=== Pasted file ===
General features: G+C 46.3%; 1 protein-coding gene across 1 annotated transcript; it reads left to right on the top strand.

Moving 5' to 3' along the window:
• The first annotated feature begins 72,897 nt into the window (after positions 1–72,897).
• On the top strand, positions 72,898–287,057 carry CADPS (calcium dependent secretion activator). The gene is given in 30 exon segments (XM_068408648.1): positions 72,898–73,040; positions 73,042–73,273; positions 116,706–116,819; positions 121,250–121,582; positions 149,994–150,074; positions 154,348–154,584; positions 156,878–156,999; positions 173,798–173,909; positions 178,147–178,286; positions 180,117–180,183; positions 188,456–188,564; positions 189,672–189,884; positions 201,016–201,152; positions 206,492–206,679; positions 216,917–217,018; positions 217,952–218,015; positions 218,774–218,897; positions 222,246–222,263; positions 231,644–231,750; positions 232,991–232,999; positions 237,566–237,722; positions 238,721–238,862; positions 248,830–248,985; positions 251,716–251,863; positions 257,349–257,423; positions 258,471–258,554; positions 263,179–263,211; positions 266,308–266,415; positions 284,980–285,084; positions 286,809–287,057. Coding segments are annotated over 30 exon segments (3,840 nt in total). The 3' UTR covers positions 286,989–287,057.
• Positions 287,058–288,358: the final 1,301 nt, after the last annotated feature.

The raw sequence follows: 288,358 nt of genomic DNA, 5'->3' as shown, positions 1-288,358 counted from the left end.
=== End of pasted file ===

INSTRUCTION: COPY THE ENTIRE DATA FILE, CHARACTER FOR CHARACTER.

General features: G+C 46.3%; 1 protein-coding gene across 1 annotated transcript; it reads left to right on the top strand.

Moving 5' to 3' along the window:
• The first annotated feature begins 72,897 nt into the window (after positions 1–72,897).
• On the top strand, positions 72,898–287,057 carry CADPS (calcium dependent secretion activator). The gene is given in 30 exon segments (XM_068408648.1): positions 72,898–73,040; positions 73,042–73,273; positions 116,706–116,819; positions 121,250–121,582; positions 149,994–150,074; positions 154,348–154,584; positions 156,878–156,999; positions 173,798–173,909; positions 178,147–178,286; positions 180,117–180,183; positions 188,456–188,564; positions 189,672–189,884; positions 201,016–201,152; positions 206,492–206,679; positions 216,917–217,018; positions 217,952–218,015; positions 218,774–218,897; positions 222,246–222,263; positions 231,644–231,750; positions 232,991–232,999; positions 237,566–237,722; positions 238,721–238,862; positions 248,830–248,985; positions 251,716–251,863; positions 257,349–257,423; positions 258,471–258,554; positions 263,179–263,211; positions 266,308–266,415; positions 284,980–285,084; positions 286,809–287,057. Coding segments are annotated over 30 exon segments (3,840 nt in total). The 3' UTR covers positions 286,989–287,057.
• Positions 287,058–288,358: the final 1,301 nt, after the last annotated feature.

The raw sequence follows: 288,358 nt of genomic DNA, 5'->3' as shown, positions 1-288,358 counted from the left end.